Statues like this were scattered around our village in every direction. At harvest time the ploughs in the fields would uncover and bang into them. If someone was to dig a well or lay the foundations for a house, they would come out there too. It was said by a certain priest who knew a lot of astrology that he had dug under big trees and got a pot full of soil which had gold jewellery in it. But that priest went mad that day and no-one knew where he put his pot of earth. The priest had now become old and dark. He went on digging around in piles of fallen coal on the edge of the rail tracks. He must have put his pot in some train. He himself had fallen to selling bananas and washing himself at the tap. The train must have got away.
In May of 1964 my age must have been around 11 or 12. At that time I was in love with a girl around my age who had come to our village from Raebareli. This girl didn’t know how to ride a cycle, or to swim, or to climb trees, and was very afraid of cattle, dogs, jackals and darkness. See, she was from the city. She couldn’t run that fast either and the soles of her feet were very weak. Without sandals her feet got badly cut by all the stones.
May is a summer month. It’s Vaishaakh-Jeth [April-May, May-June]. When all the people of the house slept after having eaten lunch, we both cycled into the fields.
To get up on the cycle we’d take it up a slope, I’d give the bike a push and then we would both run together. I always knew that we were certain to fall. I wanted this and it happened too. Leaving me and staggering with the cycle, she became afraid that her balance was failing and forgot the brakes in trying to get free from the cycle. She was a smart girl, and sitting on the speeding bike she tried to become independent of it.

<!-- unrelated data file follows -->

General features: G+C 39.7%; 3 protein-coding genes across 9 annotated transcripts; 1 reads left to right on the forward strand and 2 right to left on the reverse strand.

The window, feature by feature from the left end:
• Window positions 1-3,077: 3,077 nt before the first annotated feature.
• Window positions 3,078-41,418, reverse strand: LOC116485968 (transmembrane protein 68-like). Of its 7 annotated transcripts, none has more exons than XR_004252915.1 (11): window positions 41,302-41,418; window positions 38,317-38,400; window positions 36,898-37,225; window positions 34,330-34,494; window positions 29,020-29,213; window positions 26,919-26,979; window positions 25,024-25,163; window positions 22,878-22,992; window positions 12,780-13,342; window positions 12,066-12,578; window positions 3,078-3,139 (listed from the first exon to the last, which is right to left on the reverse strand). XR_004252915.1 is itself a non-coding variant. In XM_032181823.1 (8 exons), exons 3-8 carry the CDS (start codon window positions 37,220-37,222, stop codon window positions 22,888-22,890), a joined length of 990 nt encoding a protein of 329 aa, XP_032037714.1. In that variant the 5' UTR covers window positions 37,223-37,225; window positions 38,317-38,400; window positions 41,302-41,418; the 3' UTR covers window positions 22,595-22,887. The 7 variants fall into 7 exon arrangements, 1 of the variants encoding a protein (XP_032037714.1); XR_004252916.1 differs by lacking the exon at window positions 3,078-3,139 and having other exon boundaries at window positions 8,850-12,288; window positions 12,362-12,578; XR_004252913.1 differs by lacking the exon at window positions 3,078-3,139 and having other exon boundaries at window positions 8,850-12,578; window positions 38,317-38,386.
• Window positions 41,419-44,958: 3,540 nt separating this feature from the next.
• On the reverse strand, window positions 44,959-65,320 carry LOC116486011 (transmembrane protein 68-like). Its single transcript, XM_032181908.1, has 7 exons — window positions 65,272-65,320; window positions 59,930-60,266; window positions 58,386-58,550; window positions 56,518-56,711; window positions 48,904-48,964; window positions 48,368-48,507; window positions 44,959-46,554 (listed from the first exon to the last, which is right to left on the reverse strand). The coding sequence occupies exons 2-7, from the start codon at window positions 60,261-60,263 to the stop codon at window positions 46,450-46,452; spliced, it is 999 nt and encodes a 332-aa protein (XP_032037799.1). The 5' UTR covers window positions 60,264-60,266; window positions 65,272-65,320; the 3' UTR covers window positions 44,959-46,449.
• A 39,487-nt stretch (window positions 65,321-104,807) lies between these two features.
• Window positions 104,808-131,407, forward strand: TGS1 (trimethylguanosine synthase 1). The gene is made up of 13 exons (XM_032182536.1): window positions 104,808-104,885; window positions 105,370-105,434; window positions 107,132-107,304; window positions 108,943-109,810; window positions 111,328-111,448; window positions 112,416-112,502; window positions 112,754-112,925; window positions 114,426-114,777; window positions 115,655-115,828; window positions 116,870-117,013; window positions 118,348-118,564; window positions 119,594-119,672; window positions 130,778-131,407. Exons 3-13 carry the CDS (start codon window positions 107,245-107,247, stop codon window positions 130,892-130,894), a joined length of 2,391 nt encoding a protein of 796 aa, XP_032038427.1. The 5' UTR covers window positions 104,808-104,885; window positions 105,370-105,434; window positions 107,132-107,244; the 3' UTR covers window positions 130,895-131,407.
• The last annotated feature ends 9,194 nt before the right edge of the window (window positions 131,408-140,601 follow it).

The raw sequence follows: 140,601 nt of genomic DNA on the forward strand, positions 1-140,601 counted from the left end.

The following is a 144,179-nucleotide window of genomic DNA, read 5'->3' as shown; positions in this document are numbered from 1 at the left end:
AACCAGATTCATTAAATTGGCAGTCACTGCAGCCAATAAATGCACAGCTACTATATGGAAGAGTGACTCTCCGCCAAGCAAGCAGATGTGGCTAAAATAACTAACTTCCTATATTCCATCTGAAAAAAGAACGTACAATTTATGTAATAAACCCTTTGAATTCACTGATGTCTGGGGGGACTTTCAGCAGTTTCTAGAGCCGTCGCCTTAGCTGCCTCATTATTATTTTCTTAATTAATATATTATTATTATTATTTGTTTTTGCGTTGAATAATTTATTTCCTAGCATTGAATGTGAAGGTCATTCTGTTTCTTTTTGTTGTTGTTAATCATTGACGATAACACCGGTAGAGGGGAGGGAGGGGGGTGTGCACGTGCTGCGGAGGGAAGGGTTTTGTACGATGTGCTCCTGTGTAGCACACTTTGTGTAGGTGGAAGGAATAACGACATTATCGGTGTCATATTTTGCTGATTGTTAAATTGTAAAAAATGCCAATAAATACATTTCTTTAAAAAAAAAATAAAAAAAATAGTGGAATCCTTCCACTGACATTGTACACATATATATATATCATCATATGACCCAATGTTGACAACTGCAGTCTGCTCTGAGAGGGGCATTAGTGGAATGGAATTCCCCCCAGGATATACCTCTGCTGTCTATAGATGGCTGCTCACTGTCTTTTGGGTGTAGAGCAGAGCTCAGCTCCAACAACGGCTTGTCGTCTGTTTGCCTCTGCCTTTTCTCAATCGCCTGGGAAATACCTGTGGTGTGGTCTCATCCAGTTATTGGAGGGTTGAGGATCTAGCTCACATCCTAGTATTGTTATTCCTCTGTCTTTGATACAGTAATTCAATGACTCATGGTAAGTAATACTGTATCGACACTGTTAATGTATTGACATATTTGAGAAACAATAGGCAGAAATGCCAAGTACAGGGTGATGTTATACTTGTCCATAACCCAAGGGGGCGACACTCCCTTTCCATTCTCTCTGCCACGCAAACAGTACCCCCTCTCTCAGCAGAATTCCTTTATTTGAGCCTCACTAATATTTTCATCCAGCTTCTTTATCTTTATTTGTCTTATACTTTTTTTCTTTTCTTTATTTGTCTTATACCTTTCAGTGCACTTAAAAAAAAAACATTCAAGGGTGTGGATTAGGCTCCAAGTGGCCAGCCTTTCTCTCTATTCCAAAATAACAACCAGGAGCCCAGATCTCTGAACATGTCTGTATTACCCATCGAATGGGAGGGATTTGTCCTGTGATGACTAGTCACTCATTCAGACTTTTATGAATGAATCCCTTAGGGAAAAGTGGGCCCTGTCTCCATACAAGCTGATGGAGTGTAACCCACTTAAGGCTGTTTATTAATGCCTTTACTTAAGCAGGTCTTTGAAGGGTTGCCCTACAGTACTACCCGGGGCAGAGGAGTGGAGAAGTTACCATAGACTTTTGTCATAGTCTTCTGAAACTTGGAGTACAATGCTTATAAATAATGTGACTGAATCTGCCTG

I never let her fall. I always kept thinking about this only. Before falling properly I lifted her and a little time later she was standing on the ground. Then we both laughed. I laughed at her fear and her try for independence and she laughed at something else, even today I don’t know what.
At that age it was not possible to say this, but at this age I can very reliably say that in reality I loved that girl. She loved me too, I knew from seeing her body scorched in May afternoons’ hot winds and heat. If she didn’t love me she would certainly have said sometime ‘The wind is burning like a fire, let’s quit this cycle game now.’ Or ‘What madness is this? To leave the house and ride some cycle in the afternoon.’
I saw that her body had started to slowly burn in the May sun. In a little more time the hot winds would make her face aubergine. Or maybe the colour of copper. Her sandal bindings would break so many times, and be fastened with a pin, hidden in I don’t know which corner of her frock. I knew too how hot the cycle’s iron frame must have become in such warm afternoons.
But maybe, in finding happiness in my pleasure, riding the cycle in the burning May, that girl was happy.